Cover with a tarp, until freezing, if you live in a windy area.
        Remove tarp and let the winter snow and rain work their magic.

        Next spring, do not till- tilling destroys the soil structure.
        Plant your seedlings down thru the semi- rotted leaves.
         You will have a fantastic garden- check moisture and water with soaker hose laid on the surface.

        Try to disturb the soil in your garden as little as possible- this method can be used to rehabilitate a spent garden space.
        Leaves are solid gold.

        •  ah, yes. comforter compost. (3+ / 0-)

          there are some great names for different types of piles (Hospital Heap is one of my faves). That's the next step for the corn patch I've begun making by suffocating the grass. No-till makes a lot of sense, but since my space is limited, I cannot rotate crops, and so I have problems with plant diseases. I generally rotate the soil, and add finished compost to revitalize. I'm also pretty good about testing the soil, so I have an idea where the pH is, nutrient levels, etc.
          No problem getting leaves in VT right about now, either. Maybe I can sell tickets to my compost pile to the tourists...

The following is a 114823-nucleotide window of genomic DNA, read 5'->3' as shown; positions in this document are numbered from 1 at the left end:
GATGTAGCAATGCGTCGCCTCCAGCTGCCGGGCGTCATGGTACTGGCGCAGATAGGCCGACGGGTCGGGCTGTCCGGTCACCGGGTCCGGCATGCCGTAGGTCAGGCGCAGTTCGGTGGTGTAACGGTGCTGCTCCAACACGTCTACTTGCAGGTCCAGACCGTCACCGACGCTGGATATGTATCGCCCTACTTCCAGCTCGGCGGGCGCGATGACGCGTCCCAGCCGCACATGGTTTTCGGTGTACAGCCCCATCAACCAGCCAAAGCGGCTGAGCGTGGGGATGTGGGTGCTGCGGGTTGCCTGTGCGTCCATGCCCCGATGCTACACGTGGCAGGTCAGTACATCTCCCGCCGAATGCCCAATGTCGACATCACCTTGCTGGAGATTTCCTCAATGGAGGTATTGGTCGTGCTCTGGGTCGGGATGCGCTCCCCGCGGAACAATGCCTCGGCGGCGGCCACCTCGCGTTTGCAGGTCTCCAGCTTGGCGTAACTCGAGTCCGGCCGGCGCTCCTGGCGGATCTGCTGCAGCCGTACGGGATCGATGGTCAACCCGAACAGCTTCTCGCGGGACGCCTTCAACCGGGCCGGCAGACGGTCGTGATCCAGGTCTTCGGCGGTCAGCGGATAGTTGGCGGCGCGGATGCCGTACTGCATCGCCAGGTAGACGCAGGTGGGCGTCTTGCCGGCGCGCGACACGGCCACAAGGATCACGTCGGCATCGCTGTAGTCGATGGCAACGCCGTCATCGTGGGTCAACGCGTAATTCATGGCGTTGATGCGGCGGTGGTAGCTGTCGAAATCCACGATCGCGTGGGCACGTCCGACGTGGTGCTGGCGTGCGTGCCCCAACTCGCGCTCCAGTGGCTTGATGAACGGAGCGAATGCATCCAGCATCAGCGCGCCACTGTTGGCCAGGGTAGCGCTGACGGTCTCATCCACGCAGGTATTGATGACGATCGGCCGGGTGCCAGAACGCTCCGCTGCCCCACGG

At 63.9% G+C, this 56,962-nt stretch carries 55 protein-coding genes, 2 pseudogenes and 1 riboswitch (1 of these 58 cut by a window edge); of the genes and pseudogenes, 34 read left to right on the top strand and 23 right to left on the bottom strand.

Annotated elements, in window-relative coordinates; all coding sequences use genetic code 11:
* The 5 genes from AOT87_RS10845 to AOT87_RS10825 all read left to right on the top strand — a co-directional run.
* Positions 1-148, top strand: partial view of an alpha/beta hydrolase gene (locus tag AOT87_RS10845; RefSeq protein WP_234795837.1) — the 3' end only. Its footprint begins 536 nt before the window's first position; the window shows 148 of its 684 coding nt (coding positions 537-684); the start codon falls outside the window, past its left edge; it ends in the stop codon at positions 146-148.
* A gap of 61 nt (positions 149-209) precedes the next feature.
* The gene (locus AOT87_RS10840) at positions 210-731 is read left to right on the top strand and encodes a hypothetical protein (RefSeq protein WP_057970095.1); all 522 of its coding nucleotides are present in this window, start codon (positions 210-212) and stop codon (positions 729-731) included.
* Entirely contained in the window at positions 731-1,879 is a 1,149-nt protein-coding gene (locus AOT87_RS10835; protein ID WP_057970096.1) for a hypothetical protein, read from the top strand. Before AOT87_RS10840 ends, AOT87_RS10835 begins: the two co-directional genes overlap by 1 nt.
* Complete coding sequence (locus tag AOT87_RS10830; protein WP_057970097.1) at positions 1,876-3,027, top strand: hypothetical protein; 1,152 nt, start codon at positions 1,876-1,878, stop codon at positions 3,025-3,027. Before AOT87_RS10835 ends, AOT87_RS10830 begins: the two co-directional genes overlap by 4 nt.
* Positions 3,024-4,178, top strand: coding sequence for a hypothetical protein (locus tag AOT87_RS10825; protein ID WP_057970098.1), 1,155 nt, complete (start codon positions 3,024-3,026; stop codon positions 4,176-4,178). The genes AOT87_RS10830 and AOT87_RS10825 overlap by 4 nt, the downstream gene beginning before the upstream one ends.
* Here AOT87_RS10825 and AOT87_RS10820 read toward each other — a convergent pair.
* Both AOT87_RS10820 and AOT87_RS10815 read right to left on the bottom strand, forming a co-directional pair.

Oh, yeah; tourists? We fixed our roads, and most of the bridges, too. What Are You Waiting For?!?

          Class war has consequences, and we are living them.

          by kamarvt on Wed Sep 28, 2011 at 08:36:41 AM PDT

          [ Parent ]

    •  You're right, apples can be tricky (3+ / 0-)
      Recommended by:
      Siri, Orinoco, Dr Erich Bloodaxe RN

      There were two decrepit apples on our 1 acre lot when we moved in, and we planted a Wolf River apple tree about 7 years ago.  I set in pruning the old trees, and they do make fruit (one every year, one every other year, generally) but just about none of it can be eaten out of hand.

      I tried bagging the apples (which you should investigate) but it hasn't worked for me.  It could be that by the time the apples are 1 inch in diameter, it's too late to bag them.  I do make a lot of applesauce, but it is labor intensive because I have to cut off all the brown areas and discard the worms.